Key findings released from study exploring impacts of cannabis legalization

Share this:

Last year, HRI received $100,000 in funding from the Canadian Centre on Substance Use and Addiction (CCSA) and Health Canada to study the effects of cannabis legalization on at-risk populations. Findings from this project are now available.

Photo of a cannabis plant.

HRI’s Director of Research and Evaluation, Dr. Jean Costello, led the study, which utilized patient data from Homewood Health Centre and St. Joseph’s Healthcare Hamilton. The study was co-led by HRI Senior Scientist, Dr. James MacKillop, and involved collaboration with other researchers at the Peter Boris Centre for Addictions Research in Hamilton, Ontario.

Together, the team examined the effects of cannabis legalization among sub-populations who already use cannabis at elevated rates, including people receiving treatment for substance use disorder (SUD) and concurrent disorders.

Key findings from the study include:

  1. Legalization of non-medical cannabis, at least in this early stage, has not led to substantive increases in cannabis use or cannabis use disorder (CUD) symptom severity, nor has it led to a decrease in readiness to quit in two samples of individuals with SUD.
  2. Similarly, there were no significant changes pre- and post-legalization in the prevalence of tobacco, alcohol, or other drug use within these two samples.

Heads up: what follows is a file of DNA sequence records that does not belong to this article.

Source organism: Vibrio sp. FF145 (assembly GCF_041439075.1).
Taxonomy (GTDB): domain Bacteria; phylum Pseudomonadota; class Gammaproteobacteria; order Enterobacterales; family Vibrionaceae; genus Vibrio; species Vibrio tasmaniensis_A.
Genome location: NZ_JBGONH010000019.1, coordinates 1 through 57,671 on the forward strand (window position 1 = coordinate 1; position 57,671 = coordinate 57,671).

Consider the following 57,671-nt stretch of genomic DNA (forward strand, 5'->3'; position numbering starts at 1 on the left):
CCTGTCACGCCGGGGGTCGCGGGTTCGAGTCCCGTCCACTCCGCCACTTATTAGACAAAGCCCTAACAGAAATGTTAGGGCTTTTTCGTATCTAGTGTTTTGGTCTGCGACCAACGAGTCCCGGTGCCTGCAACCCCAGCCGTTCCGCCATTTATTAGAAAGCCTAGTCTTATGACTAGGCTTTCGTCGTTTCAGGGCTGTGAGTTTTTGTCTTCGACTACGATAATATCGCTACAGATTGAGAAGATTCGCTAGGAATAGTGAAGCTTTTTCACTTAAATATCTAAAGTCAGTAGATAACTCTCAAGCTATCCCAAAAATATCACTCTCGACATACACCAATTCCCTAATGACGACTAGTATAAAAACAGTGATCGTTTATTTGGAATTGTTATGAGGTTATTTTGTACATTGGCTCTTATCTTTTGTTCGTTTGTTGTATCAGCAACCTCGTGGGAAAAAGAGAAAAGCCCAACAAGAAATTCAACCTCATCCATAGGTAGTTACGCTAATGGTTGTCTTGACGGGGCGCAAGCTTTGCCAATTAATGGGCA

3. Elevated CUD symptom severity was associated with more severe symptoms of PTSD, anxiety, and depression.

Notably, the team identified discrete profiles representing varying degrees of CUD and psychiatric symptom severity within these two samples and found significant differences between the profiles in age, sex, and other substance use characteristics.

These findings address an important gap by providing insight into the early effects of legalization on individuals with SUD. The study also highlights the importance of considering CUD and psychiatric comorbidities in future cannabis policy and monitoring efforts.

In June 2022, CCSA issued a Policy Brief that incorporates findings from this and other studies aimed at shedding light on the early impacts of cannabis legalization. The Brief will inform those involved in advising or studying cannabis regulation and serve as a resource to those completing mandatory reviews of the Cannabis Act in Canada.